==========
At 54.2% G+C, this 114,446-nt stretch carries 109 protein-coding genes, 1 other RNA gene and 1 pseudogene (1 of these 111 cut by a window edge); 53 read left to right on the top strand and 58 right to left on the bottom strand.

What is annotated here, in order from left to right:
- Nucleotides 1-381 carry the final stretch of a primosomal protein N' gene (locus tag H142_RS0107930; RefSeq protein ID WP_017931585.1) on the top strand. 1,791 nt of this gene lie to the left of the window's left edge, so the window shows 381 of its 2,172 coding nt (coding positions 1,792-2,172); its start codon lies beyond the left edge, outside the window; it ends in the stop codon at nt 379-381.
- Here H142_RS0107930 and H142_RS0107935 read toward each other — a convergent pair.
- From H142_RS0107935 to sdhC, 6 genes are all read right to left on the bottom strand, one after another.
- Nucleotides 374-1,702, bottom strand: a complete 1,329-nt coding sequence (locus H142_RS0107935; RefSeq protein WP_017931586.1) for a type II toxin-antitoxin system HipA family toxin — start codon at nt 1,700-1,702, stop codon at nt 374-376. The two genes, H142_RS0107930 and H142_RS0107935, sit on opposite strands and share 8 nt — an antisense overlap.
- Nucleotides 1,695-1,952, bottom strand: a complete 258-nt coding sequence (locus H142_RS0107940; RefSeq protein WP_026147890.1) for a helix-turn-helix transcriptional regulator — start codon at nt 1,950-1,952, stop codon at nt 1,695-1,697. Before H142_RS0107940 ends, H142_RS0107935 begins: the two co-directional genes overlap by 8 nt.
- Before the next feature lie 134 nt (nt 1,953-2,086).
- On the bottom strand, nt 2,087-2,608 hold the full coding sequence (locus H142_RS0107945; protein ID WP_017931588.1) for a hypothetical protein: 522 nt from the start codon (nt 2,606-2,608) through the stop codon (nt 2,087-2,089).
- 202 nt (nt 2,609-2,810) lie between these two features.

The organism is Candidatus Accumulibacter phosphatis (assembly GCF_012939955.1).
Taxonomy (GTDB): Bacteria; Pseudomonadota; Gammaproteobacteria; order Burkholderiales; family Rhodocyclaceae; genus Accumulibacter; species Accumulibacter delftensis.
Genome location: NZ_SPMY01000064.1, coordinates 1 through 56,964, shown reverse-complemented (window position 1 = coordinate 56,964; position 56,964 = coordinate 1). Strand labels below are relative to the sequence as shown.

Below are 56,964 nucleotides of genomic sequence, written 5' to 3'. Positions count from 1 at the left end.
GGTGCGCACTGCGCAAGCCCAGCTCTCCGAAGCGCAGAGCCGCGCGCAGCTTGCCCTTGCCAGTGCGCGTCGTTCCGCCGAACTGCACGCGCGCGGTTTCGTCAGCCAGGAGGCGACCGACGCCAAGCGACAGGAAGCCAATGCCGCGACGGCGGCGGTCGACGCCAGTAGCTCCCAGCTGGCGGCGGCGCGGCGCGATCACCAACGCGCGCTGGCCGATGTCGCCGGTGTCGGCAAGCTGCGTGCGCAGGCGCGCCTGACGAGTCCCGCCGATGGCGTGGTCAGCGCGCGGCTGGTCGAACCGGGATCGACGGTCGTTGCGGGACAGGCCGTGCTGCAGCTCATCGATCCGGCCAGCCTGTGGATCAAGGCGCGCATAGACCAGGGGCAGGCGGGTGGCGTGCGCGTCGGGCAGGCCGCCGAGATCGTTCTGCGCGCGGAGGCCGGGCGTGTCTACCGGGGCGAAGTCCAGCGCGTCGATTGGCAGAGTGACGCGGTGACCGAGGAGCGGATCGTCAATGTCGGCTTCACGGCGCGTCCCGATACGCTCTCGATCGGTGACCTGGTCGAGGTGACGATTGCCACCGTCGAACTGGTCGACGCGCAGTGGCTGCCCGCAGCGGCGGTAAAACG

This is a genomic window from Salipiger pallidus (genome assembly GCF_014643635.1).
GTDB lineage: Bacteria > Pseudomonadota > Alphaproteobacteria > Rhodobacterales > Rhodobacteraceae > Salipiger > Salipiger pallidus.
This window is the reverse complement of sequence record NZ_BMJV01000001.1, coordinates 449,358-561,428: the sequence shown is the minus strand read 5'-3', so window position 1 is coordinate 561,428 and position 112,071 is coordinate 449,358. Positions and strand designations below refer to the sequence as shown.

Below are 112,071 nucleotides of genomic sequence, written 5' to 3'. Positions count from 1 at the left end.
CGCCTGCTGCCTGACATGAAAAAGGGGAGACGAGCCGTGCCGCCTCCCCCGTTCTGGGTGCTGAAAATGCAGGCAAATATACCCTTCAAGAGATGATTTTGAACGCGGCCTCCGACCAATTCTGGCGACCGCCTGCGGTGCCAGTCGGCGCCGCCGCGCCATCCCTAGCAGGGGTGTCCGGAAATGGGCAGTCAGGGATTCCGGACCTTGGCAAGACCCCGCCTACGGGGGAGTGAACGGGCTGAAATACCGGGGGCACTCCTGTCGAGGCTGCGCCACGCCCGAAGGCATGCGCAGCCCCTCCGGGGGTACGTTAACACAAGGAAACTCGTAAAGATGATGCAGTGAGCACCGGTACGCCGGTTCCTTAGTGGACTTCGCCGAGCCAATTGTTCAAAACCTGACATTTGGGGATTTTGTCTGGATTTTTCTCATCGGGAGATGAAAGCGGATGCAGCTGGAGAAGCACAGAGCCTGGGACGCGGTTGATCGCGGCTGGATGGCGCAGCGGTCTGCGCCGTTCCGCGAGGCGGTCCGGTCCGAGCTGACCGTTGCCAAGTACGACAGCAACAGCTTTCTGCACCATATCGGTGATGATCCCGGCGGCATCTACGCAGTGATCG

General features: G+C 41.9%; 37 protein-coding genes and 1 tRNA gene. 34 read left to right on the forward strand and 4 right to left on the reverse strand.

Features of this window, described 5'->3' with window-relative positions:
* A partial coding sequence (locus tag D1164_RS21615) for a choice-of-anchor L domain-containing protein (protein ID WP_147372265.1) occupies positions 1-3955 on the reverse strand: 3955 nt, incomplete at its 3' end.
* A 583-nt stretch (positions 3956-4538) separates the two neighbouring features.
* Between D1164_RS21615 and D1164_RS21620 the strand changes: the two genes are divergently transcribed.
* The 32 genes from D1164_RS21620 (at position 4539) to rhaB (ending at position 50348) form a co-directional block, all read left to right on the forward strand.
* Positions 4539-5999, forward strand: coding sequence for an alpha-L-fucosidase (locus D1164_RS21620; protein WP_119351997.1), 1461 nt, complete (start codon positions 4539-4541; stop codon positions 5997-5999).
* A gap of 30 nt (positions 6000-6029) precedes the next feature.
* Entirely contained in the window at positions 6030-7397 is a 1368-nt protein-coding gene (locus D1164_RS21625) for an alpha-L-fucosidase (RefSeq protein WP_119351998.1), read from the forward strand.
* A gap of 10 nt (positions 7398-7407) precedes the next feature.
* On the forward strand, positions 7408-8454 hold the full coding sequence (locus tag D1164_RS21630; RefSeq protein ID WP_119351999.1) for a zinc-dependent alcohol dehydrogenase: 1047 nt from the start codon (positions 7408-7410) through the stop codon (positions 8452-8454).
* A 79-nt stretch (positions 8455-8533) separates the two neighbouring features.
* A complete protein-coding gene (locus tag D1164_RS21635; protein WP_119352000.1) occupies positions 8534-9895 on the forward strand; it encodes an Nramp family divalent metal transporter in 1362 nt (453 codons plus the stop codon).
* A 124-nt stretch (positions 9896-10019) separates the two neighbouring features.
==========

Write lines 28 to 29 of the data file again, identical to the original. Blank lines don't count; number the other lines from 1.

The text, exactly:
* A gap of 30 nt (positions 6000-6029) precedes the next feature.
* Entirely contained in the window at positions 6030-7397 is a 1368-nt protein-coding gene (locus D1164_RS21625) for an alpha-L-fucosidase (RefSeq protein WP_119351998.1), read from the forward strand.